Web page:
Abstract

This study analyzed the content of selected Egyptian movies that portrayed mental and psychological illness throughout the history of the Egyptian cinema between 1923 and 2015. A list that includes 42 movies depicting characters with mental or psychological illnesses was compiled, out of which 13 movies were selected for analysis. Selection criteria included: representation of the mental or psychological illness/disorder as the main character or issue around which the plot revolves, popularity of the leading actor or actress, and most importantly the significance of the movie in relation to the research questions of the study. Through content analysis of the selected movies, the study explored how they depicted individuals with mental or psychological illness, their characters, personality traits, their interaction with the society, and the nature of their relationship with their therapists (when applicable), exploring the cultural aspects and societal values within that context, in an attempt to explore that portrayal between 1923 and 2015. To further enhance the study, interviews with professionals in the media, film and psychology fields were conducted, to find out more about the representation of mental illness in the Egyptian cinema. Drawing on the media framing theory, the research questions pursued by this study examined the physical characteristics and character attributes as well as mental health indicators of mentally-ill individuals, as portrayed in Egyptian movies produced between 1923 and 2015. The study further attempted to look for the various connotations that the depictions of mental and psychological illnesses in Egyptian movies communicate about mental/psychological illness. Findings of the study revealed a generally negative portrayal of mental illness, labeling the mentally-ill as unacceptably different from other normal individuals in the society. Findings varied based on the movie genre; where comedy movies presented clearly exaggerated portrayals of various elements of mental illness, while drama ones presented more intense aspects, however still objectifying patients and reducing them to their illnesses.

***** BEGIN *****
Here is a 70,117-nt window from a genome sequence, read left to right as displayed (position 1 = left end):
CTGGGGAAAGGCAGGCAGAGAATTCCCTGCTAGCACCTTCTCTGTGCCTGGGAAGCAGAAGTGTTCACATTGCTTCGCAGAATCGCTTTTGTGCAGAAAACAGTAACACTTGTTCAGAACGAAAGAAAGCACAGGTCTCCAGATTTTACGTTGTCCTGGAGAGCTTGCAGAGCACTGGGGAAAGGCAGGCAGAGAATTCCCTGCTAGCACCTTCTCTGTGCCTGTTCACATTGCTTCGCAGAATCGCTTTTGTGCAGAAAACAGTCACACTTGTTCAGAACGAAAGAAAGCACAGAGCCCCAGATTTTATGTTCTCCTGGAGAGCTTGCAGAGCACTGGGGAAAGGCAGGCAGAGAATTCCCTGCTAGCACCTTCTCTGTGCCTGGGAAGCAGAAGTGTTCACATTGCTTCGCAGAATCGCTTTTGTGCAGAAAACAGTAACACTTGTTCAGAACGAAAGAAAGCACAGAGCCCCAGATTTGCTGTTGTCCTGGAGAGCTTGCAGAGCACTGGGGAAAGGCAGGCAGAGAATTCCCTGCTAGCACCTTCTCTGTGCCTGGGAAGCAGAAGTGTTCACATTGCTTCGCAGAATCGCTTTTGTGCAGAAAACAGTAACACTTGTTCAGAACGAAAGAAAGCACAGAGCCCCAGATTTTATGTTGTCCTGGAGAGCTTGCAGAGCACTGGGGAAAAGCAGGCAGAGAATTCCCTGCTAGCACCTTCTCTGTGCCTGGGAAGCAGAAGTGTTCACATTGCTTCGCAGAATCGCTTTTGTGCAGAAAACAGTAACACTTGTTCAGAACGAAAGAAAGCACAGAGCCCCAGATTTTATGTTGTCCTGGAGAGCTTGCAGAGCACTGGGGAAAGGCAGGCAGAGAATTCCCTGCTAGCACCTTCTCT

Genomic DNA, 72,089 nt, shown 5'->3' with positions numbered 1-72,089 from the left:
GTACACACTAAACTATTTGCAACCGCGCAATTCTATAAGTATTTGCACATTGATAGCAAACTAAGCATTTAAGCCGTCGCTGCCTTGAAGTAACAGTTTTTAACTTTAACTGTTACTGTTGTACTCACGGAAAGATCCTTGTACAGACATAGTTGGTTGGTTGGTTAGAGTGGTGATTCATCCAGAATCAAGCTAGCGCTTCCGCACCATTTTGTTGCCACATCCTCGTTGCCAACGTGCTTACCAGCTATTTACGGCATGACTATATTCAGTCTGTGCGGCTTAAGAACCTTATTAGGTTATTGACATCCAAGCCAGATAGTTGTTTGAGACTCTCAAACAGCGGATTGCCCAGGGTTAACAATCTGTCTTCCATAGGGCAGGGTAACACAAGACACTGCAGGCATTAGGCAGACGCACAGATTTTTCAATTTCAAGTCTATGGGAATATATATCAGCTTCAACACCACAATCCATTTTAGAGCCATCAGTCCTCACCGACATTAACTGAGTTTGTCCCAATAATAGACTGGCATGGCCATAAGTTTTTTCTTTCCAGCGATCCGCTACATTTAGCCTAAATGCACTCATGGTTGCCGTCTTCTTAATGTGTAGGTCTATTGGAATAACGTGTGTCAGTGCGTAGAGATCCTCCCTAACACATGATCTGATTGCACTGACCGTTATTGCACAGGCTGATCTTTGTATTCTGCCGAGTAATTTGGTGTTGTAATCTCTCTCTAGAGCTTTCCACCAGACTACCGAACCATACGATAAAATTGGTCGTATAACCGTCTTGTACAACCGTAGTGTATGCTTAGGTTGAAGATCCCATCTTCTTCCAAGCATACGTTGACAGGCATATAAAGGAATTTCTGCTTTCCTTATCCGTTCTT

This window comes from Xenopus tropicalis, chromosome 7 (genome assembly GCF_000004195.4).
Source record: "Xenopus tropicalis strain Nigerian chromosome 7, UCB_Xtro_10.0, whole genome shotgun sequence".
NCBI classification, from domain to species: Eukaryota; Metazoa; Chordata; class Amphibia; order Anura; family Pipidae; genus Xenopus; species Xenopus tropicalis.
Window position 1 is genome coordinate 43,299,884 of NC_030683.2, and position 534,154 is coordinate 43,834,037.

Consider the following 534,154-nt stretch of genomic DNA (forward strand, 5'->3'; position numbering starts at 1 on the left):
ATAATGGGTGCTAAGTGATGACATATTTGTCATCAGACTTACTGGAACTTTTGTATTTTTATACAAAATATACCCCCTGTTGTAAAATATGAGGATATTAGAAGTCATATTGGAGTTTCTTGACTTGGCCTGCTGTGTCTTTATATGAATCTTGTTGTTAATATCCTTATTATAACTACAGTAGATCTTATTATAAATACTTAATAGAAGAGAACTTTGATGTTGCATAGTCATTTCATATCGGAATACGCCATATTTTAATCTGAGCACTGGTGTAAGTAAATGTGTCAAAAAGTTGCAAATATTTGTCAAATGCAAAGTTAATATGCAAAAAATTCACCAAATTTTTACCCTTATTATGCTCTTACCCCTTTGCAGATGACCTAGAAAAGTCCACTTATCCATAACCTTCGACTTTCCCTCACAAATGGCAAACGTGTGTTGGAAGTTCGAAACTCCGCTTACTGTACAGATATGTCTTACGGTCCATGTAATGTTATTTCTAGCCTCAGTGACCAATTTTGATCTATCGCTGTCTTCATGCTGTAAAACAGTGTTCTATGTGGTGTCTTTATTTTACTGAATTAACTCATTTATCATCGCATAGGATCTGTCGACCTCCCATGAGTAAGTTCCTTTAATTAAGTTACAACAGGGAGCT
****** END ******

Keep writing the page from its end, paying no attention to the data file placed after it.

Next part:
Department

Journalism & Mass Communication Department

Degree Name

MA in Journalism & Mass Communication

Date of Award

2-1-2016

Online Submission Date

January 2017

First Advisor

Ismail, Amani

Committee Member 1

Ellis, Kate

Committee Member 2

Foda, Ashraf

Document Type

Thesis

Extent

106 p.

Rights

The author retains all rights with regard to copyright. The author certifies that written permission from the owner(s) of third-party copyrighted matter included in the thesis, dissertation, paper, or record of study has been obtained. The author further certifies that IRB approval has been obtained for this thesis, or that IRB approval is not necessary for this thesis. Insofar as this thesis, dissertation, paper, or record of study is an educational record as defined in the Family Educational Rights and Privacy Act (FERPA) (20 USC 1232g), the author has granted consent to disclosure of it to anyone who requests a copy.

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Approval has been obtained for this item

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